The hydrostatic pressure generated by a fixed height of liquid is proportional to the specific gravity. 10 metres of water is a very close approximation to a 1 bar hydrostatic pressure, but if the specific gravity is say 0.9 of water (fresh water has a specific gravity of 1.0) a 10 metre head of this liquid would generate a 0.9 bar hydrostatic pressure instead. The output of some submersible pressure sensors can be scaled to correct for specific gravity without the need for the installer to compensate for it within the signal conditioning instrumentation.
Viscosity of liquid
How viscous is the liquid media?
This will help in determining whether a flush profile is required for the sensing element. High viscosity liquids can choke the protective caps and pressure ports that are fitted to the end of the sensor.
What is the maximum and minimum level of liquid that will be measured from the intended transducer location?
The total depth of liquid is not necessarily the required hydrostatic range. To improve accuracy of measurement the sensor range should be specified for the change in level. For example a 30 metre deep reservoir may only vary in level by 5 metres throughout the year, so only a 5 metre range is necessary if it is possible to suspend the sensor 5 metres below the maximum water level.
Vented or pressurised liquid
Is the air above the liquid surface open to atmosphere or sealed to a fixed or varying gas pressure?
On occasions it is necessary to cap the top of a well or tank to control the pressure or type of gas present directly above the liquid. In these applications the liquid level reading should be compensated by using an additional pressure sensor to monitor the gas pressure on top of the liquid so it can be subtracted from the level reading to obtain the true reading.
What signal output is required by the monitoring instrumentation?
4 to 20mA current loop is the most robust signal and can be used over long distances without degradation from wire losses. O to 10 or 5 volts dc is convenient for use with data acquisition cards and low millivolt signals are best for remote sites with limited battery power. SDI and Modbus are standard digital protocols used mostly by hydrologists for high precision data collection.
What is the length of cable required from the deepest transducer position to the termination point?
This may seem like an obvious question, but it is not always possible to terminate the sensor cable at the point where the sensor is suspended from and instead it may need to be connected some distance away from the drop point. When extending a submersible cable it is important to ensure the vented reference is kept dry and open to ambient air pressure. The cable will need to be long enough to reach a dry vented enclosure such as a termination junction box.
What will be the highest and lowest temperature of the liquid?
All submersible sensors have an operating temperature range which should cover the variation on temperatures for most applications. In more extreme environmental conditions or where there are high process generated temperatures, the operating limits of the sensor maybe exceeded. The electronics housing and cable are completely immersed in the liquid and since they tend to be the lowest rated components for temperature, they should be checked for a compatible temperature rating. Although it is less likely to occur there may also be situations where the temperature is too low for the sensor, which may cause damage to the electronics or cable due to thermal contraction or brittleness brought on by the low temperatures.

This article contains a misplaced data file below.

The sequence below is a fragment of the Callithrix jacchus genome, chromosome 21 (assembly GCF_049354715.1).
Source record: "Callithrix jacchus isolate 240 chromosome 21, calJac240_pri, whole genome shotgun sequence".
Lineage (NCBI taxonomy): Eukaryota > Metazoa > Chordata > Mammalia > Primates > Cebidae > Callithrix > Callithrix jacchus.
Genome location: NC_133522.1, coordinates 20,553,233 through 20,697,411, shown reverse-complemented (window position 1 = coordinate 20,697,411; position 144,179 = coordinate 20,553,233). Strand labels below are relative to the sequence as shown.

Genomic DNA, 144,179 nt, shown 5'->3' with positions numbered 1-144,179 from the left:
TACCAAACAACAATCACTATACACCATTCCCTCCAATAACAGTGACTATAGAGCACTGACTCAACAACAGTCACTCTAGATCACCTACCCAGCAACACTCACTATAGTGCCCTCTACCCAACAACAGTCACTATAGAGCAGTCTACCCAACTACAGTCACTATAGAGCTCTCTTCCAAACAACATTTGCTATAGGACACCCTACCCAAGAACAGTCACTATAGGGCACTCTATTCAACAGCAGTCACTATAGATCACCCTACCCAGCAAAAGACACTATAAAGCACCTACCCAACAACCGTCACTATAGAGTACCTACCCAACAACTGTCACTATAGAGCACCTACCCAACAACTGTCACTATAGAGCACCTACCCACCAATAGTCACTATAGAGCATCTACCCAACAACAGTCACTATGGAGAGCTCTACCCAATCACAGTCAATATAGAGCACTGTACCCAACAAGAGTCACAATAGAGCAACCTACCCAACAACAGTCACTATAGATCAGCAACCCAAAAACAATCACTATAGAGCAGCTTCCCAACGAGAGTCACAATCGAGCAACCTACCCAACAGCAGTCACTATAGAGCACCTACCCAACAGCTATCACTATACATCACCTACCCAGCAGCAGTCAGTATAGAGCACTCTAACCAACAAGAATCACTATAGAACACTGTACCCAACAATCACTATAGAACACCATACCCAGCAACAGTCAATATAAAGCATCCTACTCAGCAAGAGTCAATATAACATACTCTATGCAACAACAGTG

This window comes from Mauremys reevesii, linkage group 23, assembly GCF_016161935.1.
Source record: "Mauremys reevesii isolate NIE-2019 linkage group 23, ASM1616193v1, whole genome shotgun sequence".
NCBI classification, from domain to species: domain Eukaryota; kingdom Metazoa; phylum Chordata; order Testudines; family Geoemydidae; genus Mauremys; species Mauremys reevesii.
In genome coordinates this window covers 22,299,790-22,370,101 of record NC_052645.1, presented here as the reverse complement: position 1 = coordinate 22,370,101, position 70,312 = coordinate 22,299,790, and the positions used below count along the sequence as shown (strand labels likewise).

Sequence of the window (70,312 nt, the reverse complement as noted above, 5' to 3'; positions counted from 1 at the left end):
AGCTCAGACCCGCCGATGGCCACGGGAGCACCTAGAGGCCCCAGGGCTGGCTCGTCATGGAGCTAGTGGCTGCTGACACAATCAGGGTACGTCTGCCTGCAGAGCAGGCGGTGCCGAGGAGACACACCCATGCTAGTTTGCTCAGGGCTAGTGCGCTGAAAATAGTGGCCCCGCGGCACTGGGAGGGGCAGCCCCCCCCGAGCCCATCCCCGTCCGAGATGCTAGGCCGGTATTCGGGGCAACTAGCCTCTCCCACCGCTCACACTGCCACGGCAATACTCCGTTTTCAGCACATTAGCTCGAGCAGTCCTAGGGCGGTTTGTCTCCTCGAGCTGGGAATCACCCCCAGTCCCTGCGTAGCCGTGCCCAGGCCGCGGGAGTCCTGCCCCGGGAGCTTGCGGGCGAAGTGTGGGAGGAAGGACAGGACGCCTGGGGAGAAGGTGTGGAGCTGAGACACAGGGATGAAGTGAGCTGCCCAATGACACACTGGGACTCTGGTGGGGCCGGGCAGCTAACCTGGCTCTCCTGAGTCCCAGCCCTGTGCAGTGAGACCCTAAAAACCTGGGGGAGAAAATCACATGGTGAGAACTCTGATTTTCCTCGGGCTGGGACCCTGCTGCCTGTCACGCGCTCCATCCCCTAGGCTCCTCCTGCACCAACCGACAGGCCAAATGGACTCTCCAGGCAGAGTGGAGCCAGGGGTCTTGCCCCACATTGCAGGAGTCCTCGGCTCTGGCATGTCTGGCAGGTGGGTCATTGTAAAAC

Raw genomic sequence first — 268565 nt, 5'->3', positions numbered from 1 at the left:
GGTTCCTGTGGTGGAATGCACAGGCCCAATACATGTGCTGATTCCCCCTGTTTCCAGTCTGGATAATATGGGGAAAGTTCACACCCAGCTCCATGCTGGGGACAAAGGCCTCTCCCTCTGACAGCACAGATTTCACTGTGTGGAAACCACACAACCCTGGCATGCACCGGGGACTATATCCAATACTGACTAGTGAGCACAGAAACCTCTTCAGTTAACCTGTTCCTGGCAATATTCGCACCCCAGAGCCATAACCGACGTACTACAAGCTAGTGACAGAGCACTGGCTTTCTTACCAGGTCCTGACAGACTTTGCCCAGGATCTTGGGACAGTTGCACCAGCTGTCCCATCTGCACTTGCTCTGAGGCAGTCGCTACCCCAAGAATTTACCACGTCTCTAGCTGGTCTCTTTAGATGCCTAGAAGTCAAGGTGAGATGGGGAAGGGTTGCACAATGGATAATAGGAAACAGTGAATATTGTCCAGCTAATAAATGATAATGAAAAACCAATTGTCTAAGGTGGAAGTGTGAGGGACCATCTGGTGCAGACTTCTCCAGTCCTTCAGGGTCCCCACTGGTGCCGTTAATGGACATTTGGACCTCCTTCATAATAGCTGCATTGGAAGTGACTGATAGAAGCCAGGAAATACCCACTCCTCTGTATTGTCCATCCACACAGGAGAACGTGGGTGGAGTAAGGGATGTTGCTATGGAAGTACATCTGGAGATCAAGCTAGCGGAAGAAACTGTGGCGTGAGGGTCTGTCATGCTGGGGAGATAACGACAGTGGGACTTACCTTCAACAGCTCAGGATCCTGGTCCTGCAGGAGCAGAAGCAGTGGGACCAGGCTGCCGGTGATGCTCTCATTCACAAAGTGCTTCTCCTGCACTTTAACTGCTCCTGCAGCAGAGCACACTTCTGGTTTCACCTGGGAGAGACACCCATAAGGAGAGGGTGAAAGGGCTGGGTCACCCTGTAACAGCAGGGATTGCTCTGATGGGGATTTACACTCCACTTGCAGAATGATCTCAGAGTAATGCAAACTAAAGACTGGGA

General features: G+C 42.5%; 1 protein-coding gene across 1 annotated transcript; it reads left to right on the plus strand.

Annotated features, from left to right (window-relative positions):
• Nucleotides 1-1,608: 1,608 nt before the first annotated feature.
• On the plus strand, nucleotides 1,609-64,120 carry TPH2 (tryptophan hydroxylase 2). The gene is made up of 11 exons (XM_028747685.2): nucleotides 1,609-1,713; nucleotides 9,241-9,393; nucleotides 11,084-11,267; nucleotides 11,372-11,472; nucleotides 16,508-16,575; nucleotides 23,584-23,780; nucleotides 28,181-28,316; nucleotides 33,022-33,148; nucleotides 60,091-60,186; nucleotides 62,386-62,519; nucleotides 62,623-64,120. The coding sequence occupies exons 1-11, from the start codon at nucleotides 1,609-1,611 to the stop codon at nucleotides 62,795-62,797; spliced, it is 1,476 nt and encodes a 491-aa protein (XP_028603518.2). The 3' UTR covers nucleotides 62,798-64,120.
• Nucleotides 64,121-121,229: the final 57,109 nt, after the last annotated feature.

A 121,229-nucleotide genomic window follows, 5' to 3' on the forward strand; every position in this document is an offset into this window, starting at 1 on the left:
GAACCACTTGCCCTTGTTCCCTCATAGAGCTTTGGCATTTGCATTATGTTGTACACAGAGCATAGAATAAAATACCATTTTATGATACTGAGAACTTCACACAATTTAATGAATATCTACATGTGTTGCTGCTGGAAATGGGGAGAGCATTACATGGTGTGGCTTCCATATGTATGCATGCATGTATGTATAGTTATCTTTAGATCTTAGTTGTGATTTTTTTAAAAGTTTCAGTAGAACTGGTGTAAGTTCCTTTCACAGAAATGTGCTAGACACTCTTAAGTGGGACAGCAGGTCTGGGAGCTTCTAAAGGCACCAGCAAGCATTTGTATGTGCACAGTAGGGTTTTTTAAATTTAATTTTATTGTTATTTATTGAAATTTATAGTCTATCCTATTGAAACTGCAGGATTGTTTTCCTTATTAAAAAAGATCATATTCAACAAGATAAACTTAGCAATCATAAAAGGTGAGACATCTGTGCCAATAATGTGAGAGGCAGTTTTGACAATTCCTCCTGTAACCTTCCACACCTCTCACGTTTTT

Is there any restriction on the diameter of the transducer that can be used?
For some installations such as hydrological surveys a small diameter borehole is drilled which precludes the use of many submersible pressure sensor probes which are typically more than 1 inch (25.4mm) in diameter. Also since many submersible sensors are relatively long compared to the diameter they can become snagged in the hole if there is not sufficient room to allow free movement when installing the probe. Where the liquid level is very dynamic the sensor can also restrict the rise and fall time of liquid in the borehole if the probe has only a slight clearance tolerance with the borehole.
Will the transducer be located in an area classed as a hazardous zone?
In Europe many sites such as refineries, waste water treatment plants and landfill sites are required by health and safety authorities to ensure that installations are ATEX approved to reduce risks of explosions from flammable gases.
Is the region where the installation is going to be located prone to lightning strikes?
Installations outdoors will always be at risk at some time or another from lightning strikes, but some regions are at more risk than others due to regional geography and weather characteristics. In these areas where strikes on instrumentation are numerous, some form of lightning protection maybe necessary to reduce the risk of failures. Although nothing is likely to withstand a direct lightning strike, many failures are caused by voltage surges from local strikes rather than direct hits, so high voltage surge protection circuitry can reduce the likelihood of failure significantly.
Checklist for submersible hydrostatic level sensor and probe requirements
Define your submersible hydrostatic level sensor and probe requirements using this checklist:
- Liquid type?
- Density of liquid?
- Viscosity of liquid?
- Max/Min level?
- Vented or pressurised liquid?
- Output signal?
- Cable length?
- Temperature range?
- Diameter limitation?
- Hazardous area?
- Lightning protection?